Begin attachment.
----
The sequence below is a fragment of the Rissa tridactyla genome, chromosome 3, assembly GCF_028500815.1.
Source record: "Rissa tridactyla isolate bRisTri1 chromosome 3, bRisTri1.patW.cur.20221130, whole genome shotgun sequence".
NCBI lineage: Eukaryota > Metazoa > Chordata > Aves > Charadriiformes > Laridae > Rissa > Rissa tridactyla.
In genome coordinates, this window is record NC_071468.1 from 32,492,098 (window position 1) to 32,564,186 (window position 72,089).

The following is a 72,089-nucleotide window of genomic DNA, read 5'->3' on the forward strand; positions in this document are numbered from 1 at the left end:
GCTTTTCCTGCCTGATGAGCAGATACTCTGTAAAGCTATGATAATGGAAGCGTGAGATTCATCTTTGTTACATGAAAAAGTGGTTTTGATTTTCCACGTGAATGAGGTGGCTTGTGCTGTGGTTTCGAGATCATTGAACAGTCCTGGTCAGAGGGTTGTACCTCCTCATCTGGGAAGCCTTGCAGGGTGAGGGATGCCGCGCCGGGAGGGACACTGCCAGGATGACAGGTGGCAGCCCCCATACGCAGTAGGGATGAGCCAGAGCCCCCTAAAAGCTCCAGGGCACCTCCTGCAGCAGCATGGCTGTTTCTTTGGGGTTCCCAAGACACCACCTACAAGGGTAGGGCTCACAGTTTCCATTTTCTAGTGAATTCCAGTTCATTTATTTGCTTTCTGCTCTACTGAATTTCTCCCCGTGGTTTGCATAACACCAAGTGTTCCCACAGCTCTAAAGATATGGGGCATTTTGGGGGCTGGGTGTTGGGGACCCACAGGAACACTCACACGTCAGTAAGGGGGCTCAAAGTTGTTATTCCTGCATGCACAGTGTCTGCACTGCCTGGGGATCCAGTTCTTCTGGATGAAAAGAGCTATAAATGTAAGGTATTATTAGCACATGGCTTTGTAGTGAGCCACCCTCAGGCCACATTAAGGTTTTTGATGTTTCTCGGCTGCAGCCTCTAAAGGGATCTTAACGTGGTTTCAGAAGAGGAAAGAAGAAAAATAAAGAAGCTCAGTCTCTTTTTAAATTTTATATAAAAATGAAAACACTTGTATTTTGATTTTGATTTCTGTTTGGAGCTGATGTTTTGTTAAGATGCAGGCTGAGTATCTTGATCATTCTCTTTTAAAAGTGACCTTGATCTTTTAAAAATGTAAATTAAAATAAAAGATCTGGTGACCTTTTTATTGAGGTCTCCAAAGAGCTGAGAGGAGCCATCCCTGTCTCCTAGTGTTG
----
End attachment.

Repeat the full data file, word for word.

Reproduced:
The sequence below is a fragment of the Rissa tridactyla genome, chromosome 3, assembly GCF_028500815.1.
Source record: "Rissa tridactyla isolate bRisTri1 chromosome 3, bRisTri1.patW.cur.20221130, whole genome shotgun sequence".
NCBI lineage: Eukaryota > Metazoa > Chordata > Aves > Charadriiformes > Laridae > Rissa > Rissa tridactyla.
In genome coordinates, this window is record NC_071468.1 from 32,492,098 (window position 1) to 32,564,186 (window position 72,089).

The following is a 72,089-nucleotide window of genomic DNA, read 5'->3' on the forward strand; positions in this document are numbered from 1 at the left end:
GCTTTTCCTGCCTGATGAGCAGATACTCTGTAAAGCTATGATAATGGAAGCGTGAGATTCATCTTTGTTACATGAAAAAGTGGTTTTGATTTTCCACGTGAATGAGGTGGCTTGTGCTGTGGTTTCGAGATCATTGAACAGTCCTGGTCAGAGGGTTGTACCTCCTCATCTGGGAAGCCTTGCAGGGTGAGGGATGCCGCGCCGGGAGGGACACTGCCAGGATGACAGGTGGCAGCCCCCATACGCAGTAGGGATGAGCCAGAGCCCCCTAAAAGCTCCAGGGCACCTCCTGCAGCAGCATGGCTGTTTCTTTGGGGTTCCCAAGACACCACCTACAAGGGTAGGGCTCACAGTTTCCATTTTCTAGTGAATTCCAGTTCATTTATTTGCTTTCTGCTCTACTGAATTTCTCCCCGTGGTTTGCATAACACCAAGTGTTCCCACAGCTCTAAAGATATGGGGCATTTTGGGGGCTGGGTGTTGGGGACCCACAGGAACACTCACACGTCAGTAAGGGGGCTCAAAGTTGTTATTCCTGCATGCACAGTGTCTGCACTGCCTGGGGATCCAGTTCTTCTGGATGAAAAGAGCTATAAATGTAAGGTATTATTAGCACATGGCTTTGTAGTGAGCCACCCTCAGGCCACATTAAGGTTTTTGATGTTTCTCGGCTGCAGCCTCTAAAGGGATCTTAACGTGGTTTCAGAAGAGGAAAGAAGAAAAATAAAGAAGCTCAGTCTCTTTTTAAATTTTATATAAAAATGAAAACACTTGTATTTTGATTTTGATTTCTGTTTGGAGCTGATGTTTTGTTAAGATGCAGGCTGAGTATCTTGATCATTCTCTTTTAAAAGTGACCTTGATCTTTTAAAAATGTAAATTAAAATAAAAGATCTGGTGACCTTTTTATTGAGGTCTCCAAAGAGCTGAGAGGAGCCATCCCTGTCTCCTAGTGTTG